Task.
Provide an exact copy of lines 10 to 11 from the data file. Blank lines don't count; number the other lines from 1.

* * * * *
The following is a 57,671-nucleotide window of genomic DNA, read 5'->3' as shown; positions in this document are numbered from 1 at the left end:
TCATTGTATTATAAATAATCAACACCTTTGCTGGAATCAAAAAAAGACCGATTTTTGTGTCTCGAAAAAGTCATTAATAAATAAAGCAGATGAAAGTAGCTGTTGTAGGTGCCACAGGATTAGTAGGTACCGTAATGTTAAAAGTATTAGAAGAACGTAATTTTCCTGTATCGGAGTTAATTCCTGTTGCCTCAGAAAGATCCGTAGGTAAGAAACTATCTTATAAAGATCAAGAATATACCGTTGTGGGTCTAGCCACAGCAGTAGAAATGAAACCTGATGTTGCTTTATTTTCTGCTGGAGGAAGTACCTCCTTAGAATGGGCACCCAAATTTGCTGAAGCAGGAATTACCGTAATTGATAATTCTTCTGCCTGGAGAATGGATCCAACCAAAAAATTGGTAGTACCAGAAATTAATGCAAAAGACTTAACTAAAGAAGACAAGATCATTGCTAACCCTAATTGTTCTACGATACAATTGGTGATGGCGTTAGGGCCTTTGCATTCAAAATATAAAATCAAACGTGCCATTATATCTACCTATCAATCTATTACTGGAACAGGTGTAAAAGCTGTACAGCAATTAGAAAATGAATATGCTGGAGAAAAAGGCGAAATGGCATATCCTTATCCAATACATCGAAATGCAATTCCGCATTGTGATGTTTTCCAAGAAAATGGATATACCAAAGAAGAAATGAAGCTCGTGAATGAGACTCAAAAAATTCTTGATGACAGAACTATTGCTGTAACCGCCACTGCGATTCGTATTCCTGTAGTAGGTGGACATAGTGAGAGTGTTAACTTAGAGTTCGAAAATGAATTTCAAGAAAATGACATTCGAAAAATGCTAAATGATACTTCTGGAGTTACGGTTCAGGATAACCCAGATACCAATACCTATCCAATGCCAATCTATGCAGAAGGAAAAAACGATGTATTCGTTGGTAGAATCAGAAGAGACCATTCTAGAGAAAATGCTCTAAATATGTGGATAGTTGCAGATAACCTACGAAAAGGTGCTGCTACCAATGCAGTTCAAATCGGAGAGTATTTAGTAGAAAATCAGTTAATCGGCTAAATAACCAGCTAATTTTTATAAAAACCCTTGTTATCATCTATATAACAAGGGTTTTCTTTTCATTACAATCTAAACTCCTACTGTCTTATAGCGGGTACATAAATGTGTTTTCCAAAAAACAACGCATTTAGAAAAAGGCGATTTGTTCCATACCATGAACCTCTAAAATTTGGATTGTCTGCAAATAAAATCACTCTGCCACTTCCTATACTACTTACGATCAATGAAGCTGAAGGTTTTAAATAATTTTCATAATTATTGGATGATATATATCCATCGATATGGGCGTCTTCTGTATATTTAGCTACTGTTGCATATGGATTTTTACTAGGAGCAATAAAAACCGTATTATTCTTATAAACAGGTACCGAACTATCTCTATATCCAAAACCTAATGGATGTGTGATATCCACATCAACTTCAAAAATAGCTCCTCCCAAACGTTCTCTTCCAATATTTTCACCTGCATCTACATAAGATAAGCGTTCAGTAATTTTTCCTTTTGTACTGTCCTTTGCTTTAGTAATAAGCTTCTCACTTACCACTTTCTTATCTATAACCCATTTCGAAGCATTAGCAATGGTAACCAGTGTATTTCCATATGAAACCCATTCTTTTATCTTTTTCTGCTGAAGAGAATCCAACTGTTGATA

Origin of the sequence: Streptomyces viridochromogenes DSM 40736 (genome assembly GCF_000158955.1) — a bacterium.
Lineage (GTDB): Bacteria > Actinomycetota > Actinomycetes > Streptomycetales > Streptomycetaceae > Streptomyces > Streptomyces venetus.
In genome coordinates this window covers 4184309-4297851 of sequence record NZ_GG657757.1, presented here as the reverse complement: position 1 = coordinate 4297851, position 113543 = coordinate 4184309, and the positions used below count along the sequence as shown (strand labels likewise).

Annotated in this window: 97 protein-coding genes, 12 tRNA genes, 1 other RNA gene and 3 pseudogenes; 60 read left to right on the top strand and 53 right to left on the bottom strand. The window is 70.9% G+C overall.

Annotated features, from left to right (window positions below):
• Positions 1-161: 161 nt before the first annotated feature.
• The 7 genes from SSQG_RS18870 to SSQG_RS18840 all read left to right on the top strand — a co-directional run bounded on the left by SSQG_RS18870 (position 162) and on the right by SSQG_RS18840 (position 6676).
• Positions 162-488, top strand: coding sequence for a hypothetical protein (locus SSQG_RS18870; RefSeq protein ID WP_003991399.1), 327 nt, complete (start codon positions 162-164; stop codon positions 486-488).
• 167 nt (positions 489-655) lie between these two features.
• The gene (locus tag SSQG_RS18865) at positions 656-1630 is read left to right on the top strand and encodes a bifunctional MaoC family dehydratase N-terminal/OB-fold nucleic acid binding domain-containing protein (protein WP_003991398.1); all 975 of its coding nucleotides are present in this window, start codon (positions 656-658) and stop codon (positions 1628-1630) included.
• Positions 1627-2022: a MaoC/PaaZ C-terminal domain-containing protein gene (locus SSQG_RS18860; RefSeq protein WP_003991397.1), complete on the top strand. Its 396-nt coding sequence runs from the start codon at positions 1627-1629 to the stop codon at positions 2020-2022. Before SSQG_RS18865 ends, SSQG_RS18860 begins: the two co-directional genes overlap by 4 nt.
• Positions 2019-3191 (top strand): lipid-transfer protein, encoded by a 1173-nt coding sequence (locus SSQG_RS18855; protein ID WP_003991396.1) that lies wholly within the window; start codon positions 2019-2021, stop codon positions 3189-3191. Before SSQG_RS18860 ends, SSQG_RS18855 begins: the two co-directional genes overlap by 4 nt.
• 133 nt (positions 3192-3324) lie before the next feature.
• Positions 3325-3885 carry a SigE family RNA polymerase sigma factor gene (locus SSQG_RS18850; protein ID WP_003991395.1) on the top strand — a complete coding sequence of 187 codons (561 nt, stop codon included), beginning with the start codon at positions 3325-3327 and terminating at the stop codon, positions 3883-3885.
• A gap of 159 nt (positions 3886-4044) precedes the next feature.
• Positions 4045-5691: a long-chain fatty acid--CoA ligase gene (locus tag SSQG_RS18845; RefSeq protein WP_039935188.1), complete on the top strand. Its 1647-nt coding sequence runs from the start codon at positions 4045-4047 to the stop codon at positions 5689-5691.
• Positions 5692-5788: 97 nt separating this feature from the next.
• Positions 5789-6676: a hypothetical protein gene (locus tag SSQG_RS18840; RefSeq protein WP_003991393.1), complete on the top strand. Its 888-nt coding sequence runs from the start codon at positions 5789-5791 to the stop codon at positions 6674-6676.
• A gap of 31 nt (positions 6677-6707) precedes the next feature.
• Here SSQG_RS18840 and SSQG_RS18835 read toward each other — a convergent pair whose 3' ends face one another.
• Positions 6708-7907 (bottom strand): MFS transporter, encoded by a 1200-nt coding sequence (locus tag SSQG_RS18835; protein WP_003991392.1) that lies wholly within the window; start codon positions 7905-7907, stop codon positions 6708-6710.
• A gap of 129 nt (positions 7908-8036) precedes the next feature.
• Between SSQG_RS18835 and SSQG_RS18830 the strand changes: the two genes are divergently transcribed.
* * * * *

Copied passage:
• Positions 162-488, top strand: coding sequence for a hypothetical protein (locus SSQG_RS18870; RefSeq protein ID WP_003991399.1), 327 nt, complete (start codon positions 162-164; stop codon positions 486-488).
• 167 nt (positions 489-655) lie between these two features.